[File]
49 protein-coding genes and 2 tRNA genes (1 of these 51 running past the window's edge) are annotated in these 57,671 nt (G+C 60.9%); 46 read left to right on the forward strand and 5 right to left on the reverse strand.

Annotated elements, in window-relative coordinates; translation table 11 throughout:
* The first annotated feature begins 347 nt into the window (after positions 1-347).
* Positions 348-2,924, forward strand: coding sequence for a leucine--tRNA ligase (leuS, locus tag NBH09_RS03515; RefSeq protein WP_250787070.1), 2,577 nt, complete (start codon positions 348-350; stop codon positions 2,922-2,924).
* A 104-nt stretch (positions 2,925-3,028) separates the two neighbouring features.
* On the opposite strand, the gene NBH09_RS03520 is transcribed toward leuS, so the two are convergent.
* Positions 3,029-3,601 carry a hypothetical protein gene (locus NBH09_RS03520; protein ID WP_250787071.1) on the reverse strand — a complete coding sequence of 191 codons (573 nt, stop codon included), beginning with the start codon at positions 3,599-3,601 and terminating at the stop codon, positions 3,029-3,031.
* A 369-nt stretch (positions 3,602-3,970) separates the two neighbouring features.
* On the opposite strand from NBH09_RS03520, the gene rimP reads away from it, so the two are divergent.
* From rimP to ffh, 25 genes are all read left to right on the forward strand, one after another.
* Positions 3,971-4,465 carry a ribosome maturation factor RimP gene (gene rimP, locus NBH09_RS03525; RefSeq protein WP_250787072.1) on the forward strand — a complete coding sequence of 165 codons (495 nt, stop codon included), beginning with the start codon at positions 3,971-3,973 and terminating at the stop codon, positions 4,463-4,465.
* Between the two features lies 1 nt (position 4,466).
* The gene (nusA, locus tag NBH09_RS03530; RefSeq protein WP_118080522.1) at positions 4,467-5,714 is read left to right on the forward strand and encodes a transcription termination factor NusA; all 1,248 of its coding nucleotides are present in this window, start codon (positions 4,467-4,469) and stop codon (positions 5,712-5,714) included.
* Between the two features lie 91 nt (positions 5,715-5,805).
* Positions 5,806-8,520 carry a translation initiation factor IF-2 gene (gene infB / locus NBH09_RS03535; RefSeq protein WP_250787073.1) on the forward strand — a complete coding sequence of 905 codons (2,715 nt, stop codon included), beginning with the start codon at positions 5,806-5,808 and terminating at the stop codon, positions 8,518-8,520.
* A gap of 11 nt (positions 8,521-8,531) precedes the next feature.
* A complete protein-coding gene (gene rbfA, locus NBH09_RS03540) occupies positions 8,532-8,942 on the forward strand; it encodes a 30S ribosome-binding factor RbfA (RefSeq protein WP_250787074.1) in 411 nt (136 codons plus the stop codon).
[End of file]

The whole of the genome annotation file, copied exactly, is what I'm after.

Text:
49 protein-coding genes and 2 tRNA genes (1 of these 51 running past the window's edge) are annotated in these 57,671 nt (G+C 60.9%); 46 read left to right on the forward strand and 5 right to left on the reverse strand.

Annotated elements, in window-relative coordinates; translation table 11 throughout:
* The first annotated feature begins 347 nt into the window (after positions 1-347).
* Positions 348-2,924, forward strand: coding sequence for a leucine--tRNA ligase (leuS, locus tag NBH09_RS03515; RefSeq protein WP_250787070.1), 2,577 nt, complete (start codon positions 348-350; stop codon positions 2,922-2,924).
* A 104-nt stretch (positions 2,925-3,028) separates the two neighbouring features.
* On the opposite strand, the gene NBH09_RS03520 is transcribed toward leuS, so the two are convergent.
* Positions 3,029-3,601 carry a hypothetical protein gene (locus NBH09_RS03520; protein ID WP_250787071.1) on the reverse strand — a complete coding sequence of 191 codons (573 nt, stop codon included), beginning with the start codon at positions 3,599-3,601 and terminating at the stop codon, positions 3,029-3,031.
* A 369-nt stretch (positions 3,602-3,970) separates the two neighbouring features.
* On the opposite strand from NBH09_RS03520, the gene rimP reads away from it, so the two are divergent.
* From rimP to ffh, 25 genes are all read left to right on the forward strand, one after another.
* Positions 3,971-4,465 carry a ribosome maturation factor RimP gene (gene rimP, locus NBH09_RS03525; RefSeq protein WP_250787072.1) on the forward strand — a complete coding sequence of 165 codons (495 nt, stop codon included), beginning with the start codon at positions 3,971-3,973 and terminating at the stop codon, positions 4,463-4,465.
* Between the two features lies 1 nt (position 4,466).
* The gene (nusA, locus tag NBH09_RS03530; RefSeq protein WP_118080522.1) at positions 4,467-5,714 is read left to right on the forward strand and encodes a transcription termination factor NusA; all 1,248 of its coding nucleotides are present in this window, start codon (positions 4,467-4,469) and stop codon (positions 5,712-5,714) included.
* Between the two features lie 91 nt (positions 5,715-5,805).
* Positions 5,806-8,520 carry a translation initiation factor IF-2 gene (gene infB / locus NBH09_RS03535; RefSeq protein WP_250787073.1) on the forward strand — a complete coding sequence of 905 codons (2,715 nt, stop codon included), beginning with the start codon at positions 5,806-5,808 and terminating at the stop codon, positions 8,518-8,520.
* A gap of 11 nt (positions 8,521-8,531) precedes the next feature.
* A complete protein-coding gene (gene rbfA, locus NBH09_RS03540) occupies positions 8,532-8,942 on the forward strand; it encodes a 30S ribosome-binding factor RbfA (RefSeq protein WP_250787074.1) in 411 nt (136 codons plus the stop codon).